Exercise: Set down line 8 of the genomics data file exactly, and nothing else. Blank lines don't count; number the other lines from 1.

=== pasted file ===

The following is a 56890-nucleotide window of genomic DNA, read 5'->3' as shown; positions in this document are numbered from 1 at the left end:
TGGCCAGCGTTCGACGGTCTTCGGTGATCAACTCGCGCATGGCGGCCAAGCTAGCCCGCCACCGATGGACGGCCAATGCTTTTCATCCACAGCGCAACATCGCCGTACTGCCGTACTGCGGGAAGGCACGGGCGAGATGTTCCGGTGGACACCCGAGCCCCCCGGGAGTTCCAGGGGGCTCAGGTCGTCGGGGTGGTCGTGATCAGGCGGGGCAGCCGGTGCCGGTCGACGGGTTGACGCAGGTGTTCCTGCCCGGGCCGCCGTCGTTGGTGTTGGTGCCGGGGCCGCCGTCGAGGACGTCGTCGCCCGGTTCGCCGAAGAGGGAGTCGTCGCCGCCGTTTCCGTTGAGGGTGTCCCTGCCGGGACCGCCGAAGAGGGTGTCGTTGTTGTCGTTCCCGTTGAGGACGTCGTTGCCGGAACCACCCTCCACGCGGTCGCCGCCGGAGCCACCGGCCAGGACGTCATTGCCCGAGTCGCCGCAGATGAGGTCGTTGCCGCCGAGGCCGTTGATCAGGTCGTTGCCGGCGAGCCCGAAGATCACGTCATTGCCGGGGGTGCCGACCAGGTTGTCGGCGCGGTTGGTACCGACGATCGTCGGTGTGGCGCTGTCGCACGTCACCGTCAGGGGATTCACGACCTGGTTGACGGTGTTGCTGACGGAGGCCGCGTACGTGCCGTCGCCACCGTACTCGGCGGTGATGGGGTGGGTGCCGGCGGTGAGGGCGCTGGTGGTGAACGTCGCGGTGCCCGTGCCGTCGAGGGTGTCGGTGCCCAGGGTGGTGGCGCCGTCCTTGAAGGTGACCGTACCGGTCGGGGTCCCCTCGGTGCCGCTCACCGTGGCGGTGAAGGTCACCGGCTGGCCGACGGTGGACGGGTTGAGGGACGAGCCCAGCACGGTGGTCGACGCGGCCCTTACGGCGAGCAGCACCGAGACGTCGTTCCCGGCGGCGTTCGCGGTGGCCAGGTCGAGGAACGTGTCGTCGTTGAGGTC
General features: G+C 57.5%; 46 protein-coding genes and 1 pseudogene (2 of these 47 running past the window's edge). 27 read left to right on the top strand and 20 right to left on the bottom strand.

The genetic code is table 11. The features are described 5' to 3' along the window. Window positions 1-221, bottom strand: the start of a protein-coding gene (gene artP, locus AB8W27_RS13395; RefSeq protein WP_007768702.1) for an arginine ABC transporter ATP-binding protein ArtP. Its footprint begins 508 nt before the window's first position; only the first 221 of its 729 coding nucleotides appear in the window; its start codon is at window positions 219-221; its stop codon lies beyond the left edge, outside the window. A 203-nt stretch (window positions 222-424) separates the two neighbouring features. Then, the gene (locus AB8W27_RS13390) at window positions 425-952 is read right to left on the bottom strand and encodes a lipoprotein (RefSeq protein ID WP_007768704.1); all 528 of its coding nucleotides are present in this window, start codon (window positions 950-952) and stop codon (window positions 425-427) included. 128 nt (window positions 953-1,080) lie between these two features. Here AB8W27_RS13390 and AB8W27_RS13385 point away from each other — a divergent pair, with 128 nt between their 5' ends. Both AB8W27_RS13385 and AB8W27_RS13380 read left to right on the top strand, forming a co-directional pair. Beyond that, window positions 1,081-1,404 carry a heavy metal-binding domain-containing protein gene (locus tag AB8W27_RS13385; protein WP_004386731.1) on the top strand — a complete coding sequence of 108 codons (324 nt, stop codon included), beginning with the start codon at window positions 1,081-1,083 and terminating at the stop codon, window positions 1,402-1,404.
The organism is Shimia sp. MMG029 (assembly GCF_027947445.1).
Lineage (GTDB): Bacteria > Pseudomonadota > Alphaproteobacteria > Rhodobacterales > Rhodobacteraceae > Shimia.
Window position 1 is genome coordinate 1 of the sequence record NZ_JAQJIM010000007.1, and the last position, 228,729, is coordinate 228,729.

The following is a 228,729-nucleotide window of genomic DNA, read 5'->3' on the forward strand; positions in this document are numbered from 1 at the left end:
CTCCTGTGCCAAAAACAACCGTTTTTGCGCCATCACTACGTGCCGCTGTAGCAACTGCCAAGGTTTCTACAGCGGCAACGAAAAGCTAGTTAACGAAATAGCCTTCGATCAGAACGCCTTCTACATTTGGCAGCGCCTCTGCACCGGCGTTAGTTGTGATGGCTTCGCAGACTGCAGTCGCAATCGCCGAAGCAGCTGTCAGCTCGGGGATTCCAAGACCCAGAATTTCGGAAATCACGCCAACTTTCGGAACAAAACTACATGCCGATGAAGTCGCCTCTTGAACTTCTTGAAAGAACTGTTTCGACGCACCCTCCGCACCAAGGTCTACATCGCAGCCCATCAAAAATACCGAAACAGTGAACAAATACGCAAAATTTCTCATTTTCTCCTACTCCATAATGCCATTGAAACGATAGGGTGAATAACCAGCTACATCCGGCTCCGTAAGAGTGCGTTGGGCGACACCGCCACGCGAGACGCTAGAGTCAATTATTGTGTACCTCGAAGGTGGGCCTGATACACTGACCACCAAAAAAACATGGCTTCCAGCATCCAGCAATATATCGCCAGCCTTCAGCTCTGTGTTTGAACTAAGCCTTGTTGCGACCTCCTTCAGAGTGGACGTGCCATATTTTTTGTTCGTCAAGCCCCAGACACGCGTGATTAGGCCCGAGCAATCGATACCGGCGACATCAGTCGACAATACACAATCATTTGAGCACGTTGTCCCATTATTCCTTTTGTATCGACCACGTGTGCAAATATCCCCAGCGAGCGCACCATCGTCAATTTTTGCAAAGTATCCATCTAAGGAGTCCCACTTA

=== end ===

The following is a 228,729-nucleotide window of genomic DNA, read 5'->3' on the forward strand; positions in this document are numbered from 1 at the left end: